GMail in Trouble Already

Privacy International have complained to the UK Information Commissioner about Google’s GMail service – specifically the technology that scans incoming emails and incorporates targeted advertising.

Google says on the GMail site that the process is automated and no human ever reads subscribers’ emails.

Regardless of whether it reads the emails or not, Google will be able to harvest a huge amount of metrics relating to the demographic profile, shopping habits and social behaviour about every one of its GMail subscribers. This information will be tremendously valuable when sold to third parties, who will then know what adverts you’ve seen on any particular day, what links you follow and how active you are on the internet. Long gaps in logging in might even be a good indication of which time of year you prefer to go on holiday.

Privacy International are also not impressed by the following statement in GMail’s privacy statement: “Residual copies of email may remain on our systems, even after you have deleted them from your mailbox or after the termination of your account.” However, this statement is true of almost every email service in existence – free or otherwise.

The only person who is going to look out for your privacy on the internet is you: if you use a service, always assume that the provider can access everything you write, store or read on there – and also assume that groups outside the service can also access it, whether you intend to or not.

Privacy International

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Fraser Lovatt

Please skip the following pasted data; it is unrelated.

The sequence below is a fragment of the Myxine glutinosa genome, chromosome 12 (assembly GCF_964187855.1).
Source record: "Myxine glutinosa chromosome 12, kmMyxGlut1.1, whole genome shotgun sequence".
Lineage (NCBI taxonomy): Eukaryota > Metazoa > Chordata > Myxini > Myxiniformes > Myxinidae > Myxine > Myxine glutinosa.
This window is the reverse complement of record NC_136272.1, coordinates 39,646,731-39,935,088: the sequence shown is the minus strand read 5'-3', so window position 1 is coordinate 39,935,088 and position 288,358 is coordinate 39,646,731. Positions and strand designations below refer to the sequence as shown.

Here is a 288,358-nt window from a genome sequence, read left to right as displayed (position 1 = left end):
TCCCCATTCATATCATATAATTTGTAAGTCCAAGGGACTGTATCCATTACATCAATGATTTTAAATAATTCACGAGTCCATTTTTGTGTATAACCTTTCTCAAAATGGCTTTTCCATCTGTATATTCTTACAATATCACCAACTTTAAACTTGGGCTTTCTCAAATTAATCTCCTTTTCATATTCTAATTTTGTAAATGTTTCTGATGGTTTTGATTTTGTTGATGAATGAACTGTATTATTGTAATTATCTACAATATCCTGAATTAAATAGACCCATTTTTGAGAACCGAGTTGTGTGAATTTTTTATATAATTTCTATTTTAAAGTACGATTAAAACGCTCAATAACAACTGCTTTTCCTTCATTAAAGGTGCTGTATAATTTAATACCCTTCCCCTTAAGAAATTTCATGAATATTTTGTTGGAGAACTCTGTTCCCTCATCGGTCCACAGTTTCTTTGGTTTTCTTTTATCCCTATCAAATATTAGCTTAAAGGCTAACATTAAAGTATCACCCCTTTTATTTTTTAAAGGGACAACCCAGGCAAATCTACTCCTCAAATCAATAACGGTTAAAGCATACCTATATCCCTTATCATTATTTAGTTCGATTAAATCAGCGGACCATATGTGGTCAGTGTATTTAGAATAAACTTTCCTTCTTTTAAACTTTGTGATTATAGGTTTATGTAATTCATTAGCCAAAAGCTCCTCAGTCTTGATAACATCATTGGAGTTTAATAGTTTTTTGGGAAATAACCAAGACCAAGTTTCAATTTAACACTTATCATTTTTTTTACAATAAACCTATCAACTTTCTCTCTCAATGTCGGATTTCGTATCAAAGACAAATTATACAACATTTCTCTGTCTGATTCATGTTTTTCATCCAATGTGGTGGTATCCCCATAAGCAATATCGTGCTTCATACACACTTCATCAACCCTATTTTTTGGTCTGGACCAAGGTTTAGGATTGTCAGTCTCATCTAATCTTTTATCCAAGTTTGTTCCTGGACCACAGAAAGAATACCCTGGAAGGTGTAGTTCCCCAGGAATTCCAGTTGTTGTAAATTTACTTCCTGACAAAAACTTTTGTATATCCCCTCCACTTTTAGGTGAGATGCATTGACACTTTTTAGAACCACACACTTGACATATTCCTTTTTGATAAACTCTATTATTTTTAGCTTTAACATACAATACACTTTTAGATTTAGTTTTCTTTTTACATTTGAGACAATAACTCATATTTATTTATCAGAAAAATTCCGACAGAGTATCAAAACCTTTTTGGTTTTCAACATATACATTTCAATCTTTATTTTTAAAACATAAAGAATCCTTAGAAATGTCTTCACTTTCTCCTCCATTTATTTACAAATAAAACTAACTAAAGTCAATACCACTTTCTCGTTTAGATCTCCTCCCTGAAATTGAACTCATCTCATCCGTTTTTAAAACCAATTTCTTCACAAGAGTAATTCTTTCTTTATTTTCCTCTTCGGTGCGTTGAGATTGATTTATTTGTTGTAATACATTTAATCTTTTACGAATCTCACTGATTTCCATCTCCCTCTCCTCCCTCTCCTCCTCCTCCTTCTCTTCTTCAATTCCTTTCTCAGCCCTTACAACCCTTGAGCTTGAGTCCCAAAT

Fraser Lovatt has spent the last fifteen years working in publishing, TV and the Internet in various capacities, and believes that they will be seperate platforms for at least a while yet. His main interests at the moment are exploring where Linux is taking home entertainment and how technology is conferring technical skills on more and more people. Fraser Lovatt was born in the same year that 2001: A Space Odyssey was delighting and confusing people in the cinemas, and developed a lifelong love of technology as soon as he realised that things could be taken apart, sometimes put back together again, but mostly left in bits or made into something the original designer hadn't quite planned upon. At school he was definitely in the ZX Spectrum/Magpie/BMX camp, rather than the BBC Micro/Blue Peter/well-behaved group. This is all deeply ironic as he later went on to spend nine years working at the BBC. After a few years of working as a bookseller in Scotland, ("Back when it was actually a skilled profession" he'll tell anyone still listening), he moved to England for reasons he can't quite explain adequately to himself. After a couple of publishing jobs punctuated by sporadic bursts of travelling and photography came the aforementioned nine years at the BBC where he specialised in internet technologies and video. These days his primary interests are Java, Linux, videogames and pies - and if they're not candidates for convergence, then what is?